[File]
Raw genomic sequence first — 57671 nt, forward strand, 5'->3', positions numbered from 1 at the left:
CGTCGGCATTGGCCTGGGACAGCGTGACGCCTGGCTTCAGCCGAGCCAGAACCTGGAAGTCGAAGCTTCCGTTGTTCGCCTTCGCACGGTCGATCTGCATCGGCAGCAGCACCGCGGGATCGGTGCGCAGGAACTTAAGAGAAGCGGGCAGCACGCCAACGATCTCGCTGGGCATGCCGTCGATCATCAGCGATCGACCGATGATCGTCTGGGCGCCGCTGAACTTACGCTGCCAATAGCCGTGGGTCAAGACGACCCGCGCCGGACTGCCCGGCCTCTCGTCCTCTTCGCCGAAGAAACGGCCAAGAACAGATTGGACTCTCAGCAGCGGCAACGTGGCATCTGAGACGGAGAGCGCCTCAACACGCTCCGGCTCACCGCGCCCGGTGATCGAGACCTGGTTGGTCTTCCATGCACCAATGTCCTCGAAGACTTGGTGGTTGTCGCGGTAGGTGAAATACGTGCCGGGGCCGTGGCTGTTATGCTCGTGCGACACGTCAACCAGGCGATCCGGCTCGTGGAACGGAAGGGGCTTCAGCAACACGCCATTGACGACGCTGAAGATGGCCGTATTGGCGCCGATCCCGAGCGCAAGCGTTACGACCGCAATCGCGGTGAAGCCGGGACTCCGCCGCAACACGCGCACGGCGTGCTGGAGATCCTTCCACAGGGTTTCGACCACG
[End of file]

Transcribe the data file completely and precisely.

Raw genomic sequence first — 57671 nt, forward strand, 5'->3', positions numbered from 1 at the left:
CGTCGGCATTGGCCTGGGACAGCGTGACGCCTGGCTTCAGCCGAGCCAGAACCTGGAAGTCGAAGCTTCCGTTGTTCGCCTTCGCACGGTCGATCTGCATCGGCAGCAGCACCGCGGGATCGGTGCGCAGGAACTTAAGAGAAGCGGGCAGCACGCCAACGATCTCGCTGGGCATGCCGTCGATCATCAGCGATCGACCGATGATCGTCTGGGCGCCGCTGAACTTACGCTGCCAATAGCCGTGGGTCAAGACGACCCGCGCCGGACTGCCCGGCCTCTCGTCCTCTTCGCCGAAGAAACGGCCAAGAACAGATTGGACTCTCAGCAGCGGCAACGTGGCATCTGAGACGGAGAGCGCCTCAACACGCTCCGGCTCACCGCGCCCGGTGATCGAGACCTGGTTGGTCTTCCATGCACCAATGTCCTCGAAGACTTGGTGGTTGTCGCGGTAGGTGAAATACGTGCCGGGGCCGTGGCTGTTATGCTCGTGCGACACGTCAACCAGGCGATCCGGCTCGTGGAACGGAAGGGGCTTCAGCAACACGCCATTGACGACGCTGAAGATGGCCGTATTGGCGCCGATCCCGAGCGCAAGCGTTACGACCGCAATCGCGGTGAAGCCGGGACTCCGCCGCAACACGCGCACGGCGTGCTGGAGATCCTTCCACAGGGTTTCGACCACG